The next challenge was to secure a supply chain finance provider, Pawellek recalls. “One of the cornerstones of our finance strategy is to look towards diversification; to basically not put all our eggs in one basket. We really had to ask ourselves, ‘How can we justify working with just one bank on something that is so important to the whole supply chain?’ On that basis, we looked towards multi-bank platforms – and then we ended up going with CRX Markets.”
At the time CRX Markets was a new entrant to the supply chain finance market. Internally, the prospect of a long-established business such as Lufthansa going with an unknown and unproven vendor caused some concerns. “But with CRX Markets, we had a brilliant proposition and that’s why we said, whatever the fight may be internally, we want to have this fight. We were absolutely convinced about CRX. That’s why we were quite happy pioneering with them.”
In terms of the finance, CRX Markets operates a multi-investor platform. “The big advantage here is that not only banks can participate in that programme, but non-bank capital market partners as well. This further supports our interest for diversification.” Pawellek explains.
Shortly after deciding for CRX, a proof of concept trade was conducted with the catering arm of the group. The aim of this was to prove that the CRX system actually works not just on paper but in practice. Initially, the priority was on suppliers with more than €1m of spend and based in Germany, so as to ensure process efficiencies and reduce legal hurdles.
The surprising pioneer
Lufthansa has now successfully onboarded its first supplier to the programme – but it’s not the usual sort of supplier more commonly found in supply chain finance programmes: mid-sized, cash-strapped, keen to benefit from the buyer’s greater balance sheet strength and cheaper cost of capital. Surprisingly, perhaps, Lufthansa’s first supplier on the programme has a better credit rating than Lufthansa’s BBB- (Standard & Poor’s).
“We had originally excluded every company that has a better rating than Lufthansa,” Pawellek recalls. “[We were] very conservative, focusing on that standard way of doing SCF: we were thinking that SCF would only work with companies that had a lower rating than ours so that the financing rates were attractive. But over time we have learned a lot. And actually, the program is developing nicely, even with the suppliers who have a better rating than us.”
Pawellek says that this makes total sense for a number of reasons. “[Better rated companies] can benefit from that uplift in their own working capital ratio. Because working capital KPIs are growing so much in importance over the last couple of years, and even though their rating may be better and they can finance themselves more cheaply than through SCF, it still makes sense for them because they get the benefit of improved DSOs [days’ sales outstanding].”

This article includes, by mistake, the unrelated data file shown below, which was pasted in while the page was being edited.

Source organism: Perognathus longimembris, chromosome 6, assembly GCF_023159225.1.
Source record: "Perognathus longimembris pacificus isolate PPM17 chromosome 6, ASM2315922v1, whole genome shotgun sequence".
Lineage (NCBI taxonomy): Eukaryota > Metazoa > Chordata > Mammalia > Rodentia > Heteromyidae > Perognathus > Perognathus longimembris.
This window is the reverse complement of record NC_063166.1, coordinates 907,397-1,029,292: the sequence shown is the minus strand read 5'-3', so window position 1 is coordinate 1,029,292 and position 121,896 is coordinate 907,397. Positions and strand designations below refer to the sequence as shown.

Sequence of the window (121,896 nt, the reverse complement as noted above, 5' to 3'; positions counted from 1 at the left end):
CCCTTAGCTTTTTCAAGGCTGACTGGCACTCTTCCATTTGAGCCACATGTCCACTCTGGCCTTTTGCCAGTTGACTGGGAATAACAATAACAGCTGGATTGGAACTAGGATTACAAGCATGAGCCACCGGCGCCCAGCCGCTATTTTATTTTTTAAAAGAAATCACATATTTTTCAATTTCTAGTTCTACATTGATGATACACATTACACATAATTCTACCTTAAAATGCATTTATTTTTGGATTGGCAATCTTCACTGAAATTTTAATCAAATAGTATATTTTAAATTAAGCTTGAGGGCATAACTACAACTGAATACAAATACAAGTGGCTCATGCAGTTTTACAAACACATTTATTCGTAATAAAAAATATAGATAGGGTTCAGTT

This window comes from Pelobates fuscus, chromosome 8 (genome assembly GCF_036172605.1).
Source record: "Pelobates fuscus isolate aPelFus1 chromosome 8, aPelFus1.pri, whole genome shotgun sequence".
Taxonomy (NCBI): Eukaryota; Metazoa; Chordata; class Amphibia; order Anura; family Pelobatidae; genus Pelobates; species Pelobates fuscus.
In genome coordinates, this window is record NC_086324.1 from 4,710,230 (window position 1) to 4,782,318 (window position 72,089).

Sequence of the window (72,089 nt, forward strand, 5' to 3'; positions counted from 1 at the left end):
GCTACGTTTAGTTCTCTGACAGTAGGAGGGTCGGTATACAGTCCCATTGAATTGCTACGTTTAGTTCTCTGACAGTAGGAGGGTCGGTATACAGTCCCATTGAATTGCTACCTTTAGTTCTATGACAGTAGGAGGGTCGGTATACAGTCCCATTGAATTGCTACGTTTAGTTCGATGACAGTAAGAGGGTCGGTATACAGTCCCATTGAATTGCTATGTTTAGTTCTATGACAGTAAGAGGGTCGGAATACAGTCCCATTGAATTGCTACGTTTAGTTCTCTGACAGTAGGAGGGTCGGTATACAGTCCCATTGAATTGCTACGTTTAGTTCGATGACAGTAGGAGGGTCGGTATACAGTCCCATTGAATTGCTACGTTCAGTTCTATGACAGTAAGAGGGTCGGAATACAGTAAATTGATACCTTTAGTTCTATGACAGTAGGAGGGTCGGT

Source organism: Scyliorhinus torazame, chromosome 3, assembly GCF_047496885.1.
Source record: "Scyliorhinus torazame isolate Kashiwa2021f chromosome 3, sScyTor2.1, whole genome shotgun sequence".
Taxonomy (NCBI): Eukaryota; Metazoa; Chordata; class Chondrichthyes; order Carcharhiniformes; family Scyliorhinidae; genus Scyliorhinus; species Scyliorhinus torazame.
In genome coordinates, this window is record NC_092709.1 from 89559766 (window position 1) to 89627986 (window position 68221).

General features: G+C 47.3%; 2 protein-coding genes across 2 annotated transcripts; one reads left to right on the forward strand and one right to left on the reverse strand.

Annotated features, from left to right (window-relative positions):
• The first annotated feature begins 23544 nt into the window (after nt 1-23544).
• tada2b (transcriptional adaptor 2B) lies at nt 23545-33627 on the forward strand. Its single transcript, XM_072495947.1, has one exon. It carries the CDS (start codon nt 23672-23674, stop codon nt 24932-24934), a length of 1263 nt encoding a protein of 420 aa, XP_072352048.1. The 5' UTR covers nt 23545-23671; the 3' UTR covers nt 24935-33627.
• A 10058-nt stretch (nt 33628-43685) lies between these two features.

Pawellek added: “If they [suppliers] use supply chain finance, they’ll be able to get that money much earlier. That means that the DSO is now moving down to, let’s say, ten days. Basically, they’re taking a significant portion of the DSO away from their books.”
Pawellek says that many suppliers with better ratings have engaged with Lufthansa and are interested in the supply chain finance programme.
With the programme proving a success, Pawellek rolled out the programme to other Lufthansa subsidiaries including Deutsche Lufthansa AG and is working on bringing in the remaining German-based business units, including Lufthansa Technik, the aircraft maintenance subsidiary. Additional profitability analysis has shown that supplier spend thresholds can be lowered to €500k pa and still make supplier onboarding worthwhile.
While the focus within Lufthansa is now firmly on cash-generation, that wasn’t always the case, Pawellek says. Despite the competitive pressures, “We were actually jumping very late on that working capital train. Why? Because airlines are, in terms of working capital, the greatest companies you could have. If you fly three months from now, the airline is still going to charge you just days after purchase of the ticket. So we are getting prepayments from our customers. We actually have negative working capital in the airline industry.”
But think for a moment about what Lufthansa does with that money: it buys things like Boeing 777s and Airbus A350s – and they are not cheap. “Every euro that we generate out of working capital management is a euro that we don’t need to get externally. Obviously, there will be quite a need for cash. And therefore, we want to make sure that we generate cash out of our business model – from internal financing – rather than from external financing.” So as the supply chain programme takes off, Lufthansa seems sure to generate a cargo hold of extra cash.